Simply, an OOP language will give you a person object, with a method sayName(), that will draw upon information (members/attributes) of the person, like what their name is. So you will write bob.sayName() to get "bob" output. In other paradigms, you will pass the Bob struct, which includes Bob's name, to the sayName() function to get the same result. Its a different way of structuring things to achieve the same results all languages achieve.
     
  20. Dec 26, 2015 #19
    You guys are great. Thank you.
    Still digesting all all these valuable infos. I know matlab to a superficial level (m-files, arrays, functions). I have never seen anything written as sphere1.volume. What type of object is that?

    Could any of you provide a trivial example and explain how I would write it in matlab and in java? Maybe it would make things less abstract. To me programming is simply a set of instructions and calling of functions (which are also programs stored somewhere else) to manipulate data. Arrays, structures, variables are efficient ways to organize the data. Functions, instead, act on the data to produce new output data, visualize the data, etc.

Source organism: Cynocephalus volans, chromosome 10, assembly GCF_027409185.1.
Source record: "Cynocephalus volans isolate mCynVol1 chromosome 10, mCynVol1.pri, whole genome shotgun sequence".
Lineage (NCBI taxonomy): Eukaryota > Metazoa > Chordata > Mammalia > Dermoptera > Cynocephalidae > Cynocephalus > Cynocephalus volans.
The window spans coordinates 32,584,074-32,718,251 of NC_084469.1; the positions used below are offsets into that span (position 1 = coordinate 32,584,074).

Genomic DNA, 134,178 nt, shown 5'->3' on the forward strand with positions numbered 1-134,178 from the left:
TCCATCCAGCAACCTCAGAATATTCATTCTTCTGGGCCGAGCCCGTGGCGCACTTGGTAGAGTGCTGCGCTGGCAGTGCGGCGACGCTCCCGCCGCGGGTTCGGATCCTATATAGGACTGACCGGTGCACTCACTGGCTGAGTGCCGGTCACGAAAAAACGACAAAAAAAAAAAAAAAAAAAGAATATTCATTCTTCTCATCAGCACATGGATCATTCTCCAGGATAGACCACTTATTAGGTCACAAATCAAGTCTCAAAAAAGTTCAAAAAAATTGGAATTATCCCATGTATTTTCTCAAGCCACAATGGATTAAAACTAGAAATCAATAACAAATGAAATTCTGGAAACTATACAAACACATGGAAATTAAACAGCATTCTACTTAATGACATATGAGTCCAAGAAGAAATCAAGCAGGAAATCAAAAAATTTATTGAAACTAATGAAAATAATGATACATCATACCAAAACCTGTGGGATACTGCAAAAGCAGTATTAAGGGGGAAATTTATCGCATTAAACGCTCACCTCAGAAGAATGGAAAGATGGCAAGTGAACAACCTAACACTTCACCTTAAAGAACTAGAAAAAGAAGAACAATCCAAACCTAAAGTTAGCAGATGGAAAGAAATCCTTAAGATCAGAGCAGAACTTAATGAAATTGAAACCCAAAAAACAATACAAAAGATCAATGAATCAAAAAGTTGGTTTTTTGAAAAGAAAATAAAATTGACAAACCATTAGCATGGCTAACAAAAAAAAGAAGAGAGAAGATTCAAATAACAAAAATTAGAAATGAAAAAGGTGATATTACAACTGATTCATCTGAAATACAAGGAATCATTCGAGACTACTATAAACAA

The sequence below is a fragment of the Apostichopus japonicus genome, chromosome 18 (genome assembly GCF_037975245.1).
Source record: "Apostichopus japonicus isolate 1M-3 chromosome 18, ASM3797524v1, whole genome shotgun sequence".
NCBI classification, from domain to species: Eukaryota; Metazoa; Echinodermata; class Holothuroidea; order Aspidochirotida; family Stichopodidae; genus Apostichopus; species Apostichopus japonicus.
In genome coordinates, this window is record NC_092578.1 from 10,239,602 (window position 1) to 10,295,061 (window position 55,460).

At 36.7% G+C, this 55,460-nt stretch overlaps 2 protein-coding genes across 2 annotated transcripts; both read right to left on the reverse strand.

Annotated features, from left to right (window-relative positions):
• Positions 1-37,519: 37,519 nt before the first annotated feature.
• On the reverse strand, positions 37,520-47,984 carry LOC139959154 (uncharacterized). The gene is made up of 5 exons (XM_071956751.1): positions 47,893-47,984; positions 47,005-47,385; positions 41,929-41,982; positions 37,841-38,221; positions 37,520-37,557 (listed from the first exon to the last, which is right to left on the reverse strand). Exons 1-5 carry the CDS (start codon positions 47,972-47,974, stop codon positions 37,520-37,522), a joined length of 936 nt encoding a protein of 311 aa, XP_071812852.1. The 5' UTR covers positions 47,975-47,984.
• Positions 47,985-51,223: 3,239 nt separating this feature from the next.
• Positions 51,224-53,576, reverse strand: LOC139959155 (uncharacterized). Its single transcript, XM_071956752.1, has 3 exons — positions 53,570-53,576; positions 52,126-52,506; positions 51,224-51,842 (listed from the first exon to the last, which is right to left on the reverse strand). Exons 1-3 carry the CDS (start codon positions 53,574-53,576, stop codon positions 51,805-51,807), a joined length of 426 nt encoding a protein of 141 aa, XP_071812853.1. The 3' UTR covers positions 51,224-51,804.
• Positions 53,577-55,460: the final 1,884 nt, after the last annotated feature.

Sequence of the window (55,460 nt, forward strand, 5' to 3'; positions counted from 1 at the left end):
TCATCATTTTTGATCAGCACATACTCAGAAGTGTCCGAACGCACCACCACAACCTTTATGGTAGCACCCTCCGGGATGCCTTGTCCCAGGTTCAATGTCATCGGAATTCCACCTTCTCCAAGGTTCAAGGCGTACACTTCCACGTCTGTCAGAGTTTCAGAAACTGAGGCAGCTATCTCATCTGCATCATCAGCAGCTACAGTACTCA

I think I understand modular programming, i.e. creating small programs all linked together to achieve a specific task....
     
  21. Dec 26, 2015 #20

    anorlunda

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    You will have to think a lot more about programming and different ways to approach programming problems before you'll be answer your own question "What is it all about." Learning how to do it in different languages won't answer that question. If you're not interested enough to study it, then you should drop the question. There are no trivial answers.